The seeds are consumed raw, cooked or roasted by humans, and are consumed fresh by native fauna (Silva et al., 2008; Silva and Fernandes, 2011).
Knowing the chemical characteristics and the nutritional and functional value of the fruits of the Cerrado is of paramount importance to encourage consumption and enable the formulation of new products, besides contributing to their preservation. However, few reports are found in the literature regarding the chemical composition of these fruits and their technological application, underscoring the need for scientific research on the subject (Silva et al., 2008).
Studies on proximate composition, amino acid profile (Oliveira et al., 2000; Silva et al., 2008; Carvalho et al., 2008) and chemical characterization of the oil (Chaves, 2004) of raw chichá seeds are reported. However, there are no records on mineral composition, organic acid profile and protein digestibility.
Furthermore, most reports are on chichá fruits from the Northeast region of Brazil. This study differs by using lyophilized chichá seeds from a southern Cerrado region (in the city of Jatai); in the literature, it is not possible to find studies on chichá seeds of this region.
Given the above, the objective of this study was to characterize chichá seeds from the city of Jataí, in the southern Goiás state, determining their proximate and mineral composition, protein digestibility, contents of phenolic compounds and flavonoids, and profiles of fatty and organic acids, in order to provide information which supports the dietary use of this seed, adding value to this fruit and contributing to the preservation of the Cerrado.


Sample collection and preparation
Chichá (Sterculia striata St. Hil. et Naud.) fruits were collected in the city of Jatai, southern Goiás state, in January 2013, in three replicates, and transported to the laboratory. The almonds were then extracted, lyophilized for 24 h, peeled and crushed in a refrigerated mill until a homogeneous flour was formed; the flour was packed in hermetically sealed vials in a freezer at -18°C.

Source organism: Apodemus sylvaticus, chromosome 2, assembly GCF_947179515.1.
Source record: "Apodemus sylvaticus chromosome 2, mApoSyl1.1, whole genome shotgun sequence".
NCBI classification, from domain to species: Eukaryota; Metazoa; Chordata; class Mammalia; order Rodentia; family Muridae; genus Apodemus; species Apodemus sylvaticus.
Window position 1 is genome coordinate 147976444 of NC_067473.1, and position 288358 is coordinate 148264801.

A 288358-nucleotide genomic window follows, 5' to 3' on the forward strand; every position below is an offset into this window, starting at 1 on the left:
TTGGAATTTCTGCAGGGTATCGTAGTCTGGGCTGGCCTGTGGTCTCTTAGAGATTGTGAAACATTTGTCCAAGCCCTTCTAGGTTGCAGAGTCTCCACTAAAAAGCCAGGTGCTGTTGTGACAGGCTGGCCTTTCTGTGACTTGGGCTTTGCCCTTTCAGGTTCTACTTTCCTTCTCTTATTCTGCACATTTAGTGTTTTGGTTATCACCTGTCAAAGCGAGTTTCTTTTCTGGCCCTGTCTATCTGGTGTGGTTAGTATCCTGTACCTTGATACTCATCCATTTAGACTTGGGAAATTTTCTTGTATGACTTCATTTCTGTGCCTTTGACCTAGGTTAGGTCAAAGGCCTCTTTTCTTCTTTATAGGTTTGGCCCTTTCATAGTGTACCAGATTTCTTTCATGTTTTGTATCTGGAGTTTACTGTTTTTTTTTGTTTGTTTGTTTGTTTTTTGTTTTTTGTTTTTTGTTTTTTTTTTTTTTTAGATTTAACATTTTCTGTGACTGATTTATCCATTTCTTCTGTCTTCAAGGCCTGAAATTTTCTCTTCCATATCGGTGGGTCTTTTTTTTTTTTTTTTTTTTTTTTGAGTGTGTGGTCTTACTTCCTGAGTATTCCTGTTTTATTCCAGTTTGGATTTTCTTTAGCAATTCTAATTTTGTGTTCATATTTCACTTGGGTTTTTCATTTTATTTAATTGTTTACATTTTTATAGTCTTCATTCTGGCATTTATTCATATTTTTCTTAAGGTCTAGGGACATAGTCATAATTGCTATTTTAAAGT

Proximate composition
Moisture contents were determined in an oven at 105ºC, until constant weight. The ether extract was determined using a Soxhlet continuous extractor. Crude protein was measured by the Kjeldahl method, using the conversion factor of 6.25 (N x 6.25). Ash and fixed mineral residue were obtained from a defined quantity of samples by incineration (550°C) in a muffle furnace, thus determining the percentage of residue. Total, soluble and insoluble dietary fiber were determined by the enzymatic method. Nitrogen-free extract was determined by the difference between 100 and the sum, in dry matter, of ether extract, protein, ash and total dietary fiber. Proximate composition  analyses  were  performed  using  the methodology described by the Association of Official Analytical Chemists (AOAC, 2005).
In vitro protein digestibility
The samples (with known nitrogen content) were subjected to digestion by the enzymes pepsin followed by pancreatin, at their optimum pH, and digestion was stopped by the addition of trichloroacetic acid. The samples ??were then centrifuged at 10,000 x g for 15 min, and the content of nitrogen was dosed in the supernatant. Casein was used as a standard (Akeson and Stahmann, 1964). The value obtained for casein digestibility was considered as 100%, and the digestibility values ??obtained for the samples were calculated based on the value obtained for casein.
Mineral composition
The contents of the following minerals were determined: iron (Fe), zinc (Zn), manganese (Mn), copper (Cu), calcium (Ca), magnesium (Mg), phosphorus (P), potassium (K) and sulfur (S). In order to quantify the minerals, the seed samples were subjected to a nitric-perchloric digestion in digester blocks with temperature control. P and S were determined by colorimetry, K by flame photometry and Ca, Mg, Cu, Mn, Zn and Fe by atomic absorption spectrophotometry. For all analyses, the procedures described by Malavolta et al. (1997) were used.
Phenolic compounds
The extraction of phenolic compounds was carried out with 50% methanol, under reflux for three consecutive times, at 80°C, and the extracts were collected, evaporated up to 25 mL, at 80°C, and submitted to phenolic compound measurement, using the Folin-Denis reagent, and tannic acid as a standard (AOAC, 2005).
Total flavonoids
The contents of total flavonoids were measured using the same extracts used in the phenolic compound analyses, using the aluminum chloride colorimetric method, with catechin used as a standard (Zhishen et al., 1999).
Organic acids